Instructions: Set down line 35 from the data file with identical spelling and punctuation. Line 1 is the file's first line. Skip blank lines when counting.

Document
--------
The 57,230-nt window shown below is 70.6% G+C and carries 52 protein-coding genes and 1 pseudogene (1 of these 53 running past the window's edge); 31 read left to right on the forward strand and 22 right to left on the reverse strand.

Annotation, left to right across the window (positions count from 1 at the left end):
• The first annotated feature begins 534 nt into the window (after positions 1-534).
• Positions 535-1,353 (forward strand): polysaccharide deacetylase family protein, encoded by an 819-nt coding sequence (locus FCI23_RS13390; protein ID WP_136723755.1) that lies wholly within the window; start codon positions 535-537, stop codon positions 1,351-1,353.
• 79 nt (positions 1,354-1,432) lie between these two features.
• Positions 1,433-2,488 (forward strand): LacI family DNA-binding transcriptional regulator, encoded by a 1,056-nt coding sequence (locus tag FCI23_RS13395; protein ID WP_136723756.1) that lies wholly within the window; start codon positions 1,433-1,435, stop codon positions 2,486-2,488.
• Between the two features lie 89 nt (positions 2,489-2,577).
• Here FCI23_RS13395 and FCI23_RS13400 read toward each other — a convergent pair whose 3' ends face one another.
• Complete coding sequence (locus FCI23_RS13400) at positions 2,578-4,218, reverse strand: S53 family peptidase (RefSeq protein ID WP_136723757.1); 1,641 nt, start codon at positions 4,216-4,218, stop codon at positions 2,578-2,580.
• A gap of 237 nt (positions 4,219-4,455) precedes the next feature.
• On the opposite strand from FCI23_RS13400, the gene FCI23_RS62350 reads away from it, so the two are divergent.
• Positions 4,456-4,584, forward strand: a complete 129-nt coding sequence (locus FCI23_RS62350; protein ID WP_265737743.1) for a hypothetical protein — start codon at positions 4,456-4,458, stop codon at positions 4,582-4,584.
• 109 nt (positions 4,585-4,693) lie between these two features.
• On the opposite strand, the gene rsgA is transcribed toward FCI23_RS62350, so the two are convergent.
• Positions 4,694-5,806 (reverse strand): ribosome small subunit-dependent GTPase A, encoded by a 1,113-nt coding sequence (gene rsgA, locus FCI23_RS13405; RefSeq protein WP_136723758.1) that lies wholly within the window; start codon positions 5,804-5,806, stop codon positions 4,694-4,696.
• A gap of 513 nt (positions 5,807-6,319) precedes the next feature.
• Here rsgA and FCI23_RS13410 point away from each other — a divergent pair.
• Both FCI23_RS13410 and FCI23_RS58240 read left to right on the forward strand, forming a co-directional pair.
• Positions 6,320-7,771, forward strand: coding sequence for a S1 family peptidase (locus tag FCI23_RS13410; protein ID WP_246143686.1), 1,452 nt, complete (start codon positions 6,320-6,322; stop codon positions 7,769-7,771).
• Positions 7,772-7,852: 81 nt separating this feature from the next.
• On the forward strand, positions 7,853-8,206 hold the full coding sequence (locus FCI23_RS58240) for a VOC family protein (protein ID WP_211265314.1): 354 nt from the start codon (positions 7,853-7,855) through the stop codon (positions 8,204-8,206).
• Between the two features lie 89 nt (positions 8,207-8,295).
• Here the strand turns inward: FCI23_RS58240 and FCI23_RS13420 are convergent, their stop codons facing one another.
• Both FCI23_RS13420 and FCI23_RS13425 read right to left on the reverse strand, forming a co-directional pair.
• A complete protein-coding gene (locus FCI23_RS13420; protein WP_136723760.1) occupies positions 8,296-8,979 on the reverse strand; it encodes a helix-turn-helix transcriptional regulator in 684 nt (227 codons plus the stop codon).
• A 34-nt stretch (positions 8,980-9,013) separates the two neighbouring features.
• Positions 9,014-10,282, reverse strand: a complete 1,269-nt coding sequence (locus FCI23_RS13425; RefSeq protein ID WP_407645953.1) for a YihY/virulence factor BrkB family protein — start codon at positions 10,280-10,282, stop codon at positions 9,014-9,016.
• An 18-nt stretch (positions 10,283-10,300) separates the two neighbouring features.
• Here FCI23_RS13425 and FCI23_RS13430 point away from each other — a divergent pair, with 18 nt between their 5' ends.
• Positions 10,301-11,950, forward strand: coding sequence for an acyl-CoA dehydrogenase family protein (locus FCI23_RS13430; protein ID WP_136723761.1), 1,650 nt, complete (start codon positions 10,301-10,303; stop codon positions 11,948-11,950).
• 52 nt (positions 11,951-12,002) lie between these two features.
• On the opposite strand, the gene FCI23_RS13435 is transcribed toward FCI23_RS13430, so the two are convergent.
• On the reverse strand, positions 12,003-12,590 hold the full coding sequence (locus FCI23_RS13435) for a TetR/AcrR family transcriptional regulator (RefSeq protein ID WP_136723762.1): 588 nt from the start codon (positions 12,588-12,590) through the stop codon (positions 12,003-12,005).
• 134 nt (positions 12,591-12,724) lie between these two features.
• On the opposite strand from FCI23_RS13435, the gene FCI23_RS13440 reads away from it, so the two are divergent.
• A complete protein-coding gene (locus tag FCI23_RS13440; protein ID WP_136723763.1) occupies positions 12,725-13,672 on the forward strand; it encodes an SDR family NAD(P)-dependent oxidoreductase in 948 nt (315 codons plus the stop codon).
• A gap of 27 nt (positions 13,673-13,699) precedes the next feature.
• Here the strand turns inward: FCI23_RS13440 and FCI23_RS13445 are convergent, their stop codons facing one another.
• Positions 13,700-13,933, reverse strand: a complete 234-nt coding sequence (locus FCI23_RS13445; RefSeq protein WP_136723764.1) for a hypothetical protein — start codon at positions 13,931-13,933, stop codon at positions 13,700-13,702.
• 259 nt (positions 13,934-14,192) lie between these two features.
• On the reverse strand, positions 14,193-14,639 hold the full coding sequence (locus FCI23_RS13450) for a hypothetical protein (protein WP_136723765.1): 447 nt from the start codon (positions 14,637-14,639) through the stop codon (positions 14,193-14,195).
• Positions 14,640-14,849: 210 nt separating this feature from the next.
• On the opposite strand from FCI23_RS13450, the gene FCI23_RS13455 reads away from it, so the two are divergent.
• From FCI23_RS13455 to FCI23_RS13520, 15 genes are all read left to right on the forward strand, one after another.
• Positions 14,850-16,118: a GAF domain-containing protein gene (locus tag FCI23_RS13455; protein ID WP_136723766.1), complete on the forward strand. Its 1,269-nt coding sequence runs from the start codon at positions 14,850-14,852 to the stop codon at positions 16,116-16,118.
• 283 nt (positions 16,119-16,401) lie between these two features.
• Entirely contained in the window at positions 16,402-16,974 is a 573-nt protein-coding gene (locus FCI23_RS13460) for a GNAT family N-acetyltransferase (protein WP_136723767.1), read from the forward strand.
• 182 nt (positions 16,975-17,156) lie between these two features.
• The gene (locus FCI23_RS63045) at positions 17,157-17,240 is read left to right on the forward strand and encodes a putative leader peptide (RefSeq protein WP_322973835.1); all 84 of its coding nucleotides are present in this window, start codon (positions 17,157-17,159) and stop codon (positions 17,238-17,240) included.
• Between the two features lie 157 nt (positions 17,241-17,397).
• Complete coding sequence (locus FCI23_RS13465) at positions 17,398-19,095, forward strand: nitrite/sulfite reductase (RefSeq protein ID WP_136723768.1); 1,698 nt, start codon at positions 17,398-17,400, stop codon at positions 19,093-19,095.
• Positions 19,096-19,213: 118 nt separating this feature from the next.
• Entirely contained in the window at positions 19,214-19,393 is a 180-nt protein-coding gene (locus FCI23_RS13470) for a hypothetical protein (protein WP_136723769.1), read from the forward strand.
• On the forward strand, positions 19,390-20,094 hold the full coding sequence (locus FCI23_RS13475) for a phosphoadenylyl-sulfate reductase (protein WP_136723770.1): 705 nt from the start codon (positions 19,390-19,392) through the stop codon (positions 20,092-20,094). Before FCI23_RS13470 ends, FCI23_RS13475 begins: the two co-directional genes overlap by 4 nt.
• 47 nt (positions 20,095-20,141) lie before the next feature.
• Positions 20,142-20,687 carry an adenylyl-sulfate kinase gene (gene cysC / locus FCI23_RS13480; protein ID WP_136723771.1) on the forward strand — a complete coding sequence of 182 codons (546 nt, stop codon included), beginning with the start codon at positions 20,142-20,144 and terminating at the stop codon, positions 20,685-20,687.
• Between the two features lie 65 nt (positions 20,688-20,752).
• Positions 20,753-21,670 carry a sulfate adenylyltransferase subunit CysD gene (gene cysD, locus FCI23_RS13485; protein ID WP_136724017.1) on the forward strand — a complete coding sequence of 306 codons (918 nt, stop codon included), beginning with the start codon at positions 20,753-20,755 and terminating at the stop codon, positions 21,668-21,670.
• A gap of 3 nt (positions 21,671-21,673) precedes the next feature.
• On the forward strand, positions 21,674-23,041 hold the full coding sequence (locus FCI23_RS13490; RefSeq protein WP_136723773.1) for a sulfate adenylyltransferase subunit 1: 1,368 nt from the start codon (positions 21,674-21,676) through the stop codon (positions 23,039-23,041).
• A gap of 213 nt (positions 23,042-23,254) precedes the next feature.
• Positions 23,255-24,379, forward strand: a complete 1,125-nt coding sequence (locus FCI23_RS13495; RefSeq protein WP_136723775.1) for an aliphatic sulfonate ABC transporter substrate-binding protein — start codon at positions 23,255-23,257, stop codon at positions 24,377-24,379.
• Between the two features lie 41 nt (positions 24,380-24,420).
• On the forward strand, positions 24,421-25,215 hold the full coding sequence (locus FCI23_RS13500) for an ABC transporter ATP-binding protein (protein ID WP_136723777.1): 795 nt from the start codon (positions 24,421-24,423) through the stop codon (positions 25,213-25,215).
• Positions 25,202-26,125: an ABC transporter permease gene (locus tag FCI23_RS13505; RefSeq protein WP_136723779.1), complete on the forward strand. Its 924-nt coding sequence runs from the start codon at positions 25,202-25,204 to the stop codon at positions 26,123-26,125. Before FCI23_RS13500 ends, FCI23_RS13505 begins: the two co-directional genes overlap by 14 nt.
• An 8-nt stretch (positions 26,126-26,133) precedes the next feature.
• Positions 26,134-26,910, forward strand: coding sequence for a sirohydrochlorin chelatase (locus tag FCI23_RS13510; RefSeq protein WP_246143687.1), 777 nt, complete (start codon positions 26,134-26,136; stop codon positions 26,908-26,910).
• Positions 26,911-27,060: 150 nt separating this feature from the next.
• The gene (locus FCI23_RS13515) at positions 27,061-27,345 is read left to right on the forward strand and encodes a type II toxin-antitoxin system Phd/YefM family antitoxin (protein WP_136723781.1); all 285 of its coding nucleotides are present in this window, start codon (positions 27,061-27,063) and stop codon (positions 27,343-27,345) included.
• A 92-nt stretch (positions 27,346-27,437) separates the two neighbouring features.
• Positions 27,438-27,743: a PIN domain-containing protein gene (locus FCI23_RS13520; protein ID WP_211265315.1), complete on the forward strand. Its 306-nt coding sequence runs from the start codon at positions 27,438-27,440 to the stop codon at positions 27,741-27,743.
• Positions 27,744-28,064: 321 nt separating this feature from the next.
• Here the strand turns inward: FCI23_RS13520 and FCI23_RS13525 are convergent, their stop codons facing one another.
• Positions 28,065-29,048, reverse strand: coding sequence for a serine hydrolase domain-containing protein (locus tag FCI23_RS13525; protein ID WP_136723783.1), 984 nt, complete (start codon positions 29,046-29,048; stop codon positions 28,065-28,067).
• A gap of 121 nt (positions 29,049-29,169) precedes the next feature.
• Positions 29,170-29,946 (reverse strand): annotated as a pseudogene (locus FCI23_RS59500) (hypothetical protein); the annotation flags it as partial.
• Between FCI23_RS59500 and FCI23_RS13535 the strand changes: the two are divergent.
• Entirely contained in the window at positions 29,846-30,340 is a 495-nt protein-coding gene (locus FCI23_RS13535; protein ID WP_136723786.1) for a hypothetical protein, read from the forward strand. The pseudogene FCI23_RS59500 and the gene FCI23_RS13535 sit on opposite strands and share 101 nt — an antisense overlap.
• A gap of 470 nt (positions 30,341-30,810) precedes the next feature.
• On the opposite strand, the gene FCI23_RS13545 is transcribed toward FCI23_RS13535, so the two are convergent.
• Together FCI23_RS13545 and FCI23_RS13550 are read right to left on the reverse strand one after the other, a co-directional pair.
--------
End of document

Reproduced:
• On the opposite strand from FCI23_RS13435, the gene FCI23_RS13440 reads away from it, so the two are divergent.